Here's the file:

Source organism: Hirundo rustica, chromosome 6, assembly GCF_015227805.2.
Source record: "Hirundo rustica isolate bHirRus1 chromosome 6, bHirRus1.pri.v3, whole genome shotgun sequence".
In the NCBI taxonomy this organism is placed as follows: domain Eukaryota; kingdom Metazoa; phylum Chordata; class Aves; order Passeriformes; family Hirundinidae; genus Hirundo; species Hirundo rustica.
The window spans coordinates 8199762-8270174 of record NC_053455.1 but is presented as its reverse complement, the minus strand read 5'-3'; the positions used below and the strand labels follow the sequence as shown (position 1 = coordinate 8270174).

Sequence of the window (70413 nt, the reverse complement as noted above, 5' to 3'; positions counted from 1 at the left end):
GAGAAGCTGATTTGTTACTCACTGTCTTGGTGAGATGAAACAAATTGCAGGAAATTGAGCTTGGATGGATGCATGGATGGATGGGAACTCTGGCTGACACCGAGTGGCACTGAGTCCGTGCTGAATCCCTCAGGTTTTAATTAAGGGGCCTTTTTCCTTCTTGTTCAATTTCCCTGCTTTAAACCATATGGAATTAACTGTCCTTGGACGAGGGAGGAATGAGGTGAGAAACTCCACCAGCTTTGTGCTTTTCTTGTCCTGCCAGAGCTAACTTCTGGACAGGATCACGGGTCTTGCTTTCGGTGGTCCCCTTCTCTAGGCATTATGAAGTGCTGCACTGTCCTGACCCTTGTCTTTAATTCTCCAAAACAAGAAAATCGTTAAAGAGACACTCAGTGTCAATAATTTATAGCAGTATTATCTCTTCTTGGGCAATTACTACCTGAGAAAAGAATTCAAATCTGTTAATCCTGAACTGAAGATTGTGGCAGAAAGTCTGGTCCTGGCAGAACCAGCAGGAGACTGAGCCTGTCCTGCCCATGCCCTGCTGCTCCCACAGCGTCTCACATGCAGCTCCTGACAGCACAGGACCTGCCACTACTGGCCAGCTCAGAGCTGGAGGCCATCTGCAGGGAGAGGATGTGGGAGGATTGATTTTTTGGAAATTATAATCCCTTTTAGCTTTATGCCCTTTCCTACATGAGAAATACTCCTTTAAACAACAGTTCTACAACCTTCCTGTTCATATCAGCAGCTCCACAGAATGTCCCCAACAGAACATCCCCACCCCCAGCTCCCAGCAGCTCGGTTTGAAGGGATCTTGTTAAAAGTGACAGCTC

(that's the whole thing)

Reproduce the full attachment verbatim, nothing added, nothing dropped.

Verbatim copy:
Source organism: Hirundo rustica, chromosome 6, assembly GCF_015227805.2.
Source record: "Hirundo rustica isolate bHirRus1 chromosome 6, bHirRus1.pri.v3, whole genome shotgun sequence".
In the NCBI taxonomy this organism is placed as follows: domain Eukaryota; kingdom Metazoa; phylum Chordata; class Aves; order Passeriformes; family Hirundinidae; genus Hirundo; species Hirundo rustica.
The window spans coordinates 8199762-8270174 of record NC_053455.1 but is presented as its reverse complement, the minus strand read 5'-3'; the positions used below and the strand labels follow the sequence as shown (position 1 = coordinate 8270174).

Sequence of the window (70413 nt, the reverse complement as noted above, 5' to 3'; positions counted from 1 at the left end):
GAGAAGCTGATTTGTTACTCACTGTCTTGGTGAGATGAAACAAATTGCAGGAAATTGAGCTTGGATGGATGCATGGATGGATGGGAACTCTGGCTGACACCGAGTGGCACTGAGTCCGTGCTGAATCCCTCAGGTTTTAATTAAGGGGCCTTTTTCCTTCTTGTTCAATTTCCCTGCTTTAAACCATATGGAATTAACTGTCCTTGGACGAGGGAGGAATGAGGTGAGAAACTCCACCAGCTTTGTGCTTTTCTTGTCCTGCCAGAGCTAACTTCTGGACAGGATCACGGGTCTTGCTTTCGGTGGTCCCCTTCTCTAGGCATTATGAAGTGCTGCACTGTCCTGACCCTTGTCTTTAATTCTCCAAAACAAGAAAATCGTTAAAGAGACACTCAGTGTCAATAATTTATAGCAGTATTATCTCTTCTTGGGCAATTACTACCTGAGAAAAGAATTCAAATCTGTTAATCCTGAACTGAAGATTGTGGCAGAAAGTCTGGTCCTGGCAGAACCAGCAGGAGACTGAGCCTGTCCTGCCCATGCCCTGCTGCTCCCACAGCGTCTCACATGCAGCTCCTGACAGCACAGGACCTGCCACTACTGGCCAGCTCAGAGCTGGAGGCCATCTGCAGGGAGAGGATGTGGGAGGATTGATTTTTTGGAAATTATAATCCCTTTTAGCTTTATGCCCTTTCCTACATGAGAAATACTCCTTTAAACAACAGTTCTACAACCTTCCTGTTCATATCAGCAGCTCCACAGAATGTCCCCAACAGAACATCCCCACCCCCAGCTCCCAGCAGCTCGGTTTGAAGGGATCTTGTTAAAAGTGACAGCTC